Will Parry, now head of the Seattle chapter of the Alliance for Retired Americans, attended the concert by Paul Robeson when he sang at the Peace Arch Park on the U.S.-Canadian border near Blaine, Wash., on May 18, 1952.
He will travel there again on May 18 to attend a commemorative concert celebrating the 50th anniversary of what he calls ‘a head-on challenge to the anti-communist hysteria of the time. Robeson refused to concede the right of the U. S. government to deny him the right to go to Canada to perform.’
A highlight of the program will be Danny Glover’s reading of the speech Robeson gave at the first concert. Other scheduled performers include Ronnie Gilbert of the Weavers, the combined voices of Seattle Labour Chorus, Vancouver Solidarity Notes and Vancouver Jewish Folk Choir and punk band D.O.A.
Parry, who worked as a member of Robeson’s security detail, told the World the most impressive thing about the concert was ‘Robeson himself – the power of his presence; his powerful personality, his oneness with the audience and his connection with the largely working class audience.’
Robeson, who had been invited to Canada by the International Union of Mine, Mill and Smelter Workers, was not allowed to travel outside the United States. The State Department had revoked his passport because of his outspoken defense of peace, his militant opposition to Jim Crow and his courageous refusal to knuckle under to the witch-hunters on the House Un-American Activities Committee.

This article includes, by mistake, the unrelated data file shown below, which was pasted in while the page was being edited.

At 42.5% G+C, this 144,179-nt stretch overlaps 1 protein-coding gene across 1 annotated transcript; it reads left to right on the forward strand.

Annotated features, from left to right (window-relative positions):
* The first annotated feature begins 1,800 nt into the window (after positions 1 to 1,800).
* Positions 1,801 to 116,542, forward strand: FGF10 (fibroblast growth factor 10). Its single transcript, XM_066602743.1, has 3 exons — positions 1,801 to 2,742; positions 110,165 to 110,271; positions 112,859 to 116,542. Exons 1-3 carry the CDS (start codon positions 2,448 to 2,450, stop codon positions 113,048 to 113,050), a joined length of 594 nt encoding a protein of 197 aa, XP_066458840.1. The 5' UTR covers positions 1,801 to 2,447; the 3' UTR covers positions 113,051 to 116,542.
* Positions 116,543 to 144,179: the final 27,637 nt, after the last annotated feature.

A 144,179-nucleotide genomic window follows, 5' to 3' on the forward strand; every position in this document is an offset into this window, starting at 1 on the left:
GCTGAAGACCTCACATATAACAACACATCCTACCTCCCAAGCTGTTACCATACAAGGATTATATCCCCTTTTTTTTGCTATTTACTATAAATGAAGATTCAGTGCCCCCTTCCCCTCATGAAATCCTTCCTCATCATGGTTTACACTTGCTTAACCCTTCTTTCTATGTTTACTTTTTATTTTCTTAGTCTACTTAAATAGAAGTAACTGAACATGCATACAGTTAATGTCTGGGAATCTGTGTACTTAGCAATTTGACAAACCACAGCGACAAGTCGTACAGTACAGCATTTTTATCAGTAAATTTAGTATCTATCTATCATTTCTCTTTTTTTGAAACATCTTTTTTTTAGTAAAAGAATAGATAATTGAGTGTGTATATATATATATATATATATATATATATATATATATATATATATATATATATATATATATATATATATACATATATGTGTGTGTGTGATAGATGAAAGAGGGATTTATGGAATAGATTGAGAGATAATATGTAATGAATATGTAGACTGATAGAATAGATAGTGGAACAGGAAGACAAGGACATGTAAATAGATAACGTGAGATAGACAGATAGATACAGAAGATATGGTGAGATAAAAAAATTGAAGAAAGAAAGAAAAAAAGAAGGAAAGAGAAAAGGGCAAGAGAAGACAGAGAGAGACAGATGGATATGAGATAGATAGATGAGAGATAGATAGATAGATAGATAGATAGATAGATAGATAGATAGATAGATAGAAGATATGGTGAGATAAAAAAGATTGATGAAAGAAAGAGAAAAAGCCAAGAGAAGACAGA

‘So we had to find ways around it,’ Parry remembered. Robeson would go to the park, remain on the U.S. side of the border and perform from the back of a flat-bed truck.
Kostyn and Bev Gidora of Canada provided the truck and by mid-afternoon that sunny day 50 years ago, a crowd of 40,000 had come to hear Robeson’s amazing voice as he sang songs of struggle, courage and hope. ‘The concert made a tremendous impression, mainly because of the outpouring of affection and pride in Paul Robeson,’ the Gidoras told the World. ‘Having so many Americans in attendance gave us hope for the future.’
Tim Wheeler, then 12, and now editor of the Peoples’ Weekly World, said he was ‘thrilled by the power of Robeson voice as he sang ‘Joe Hill,’ ‘Old Man River,’ ‘Go Down Moses’ and ‘Joshua Fought the Battle of Jericho.”
Parry said the first Peace Arch concert showed that ‘the struggle against the forces of the right can prevail and win. And the same is true 50 years later. Just as Robeson ultimately won the right to once again travel, today we can beat back Ashcroft and company and win back our basic rights. The people won the struggle against McCarthyism and so it is with the struggle against Ashcroftism today.’
Organizers on both sides of the border, including the Vancouver and District Labour Council, the Washington State AFL-CIO and the Bay Area Paul Robeson Centennial Committee are working to bring a large crowd to the May 18 event.
The author can be reached at firstname.lastname@example.org The website for the event is at www.herewestand.org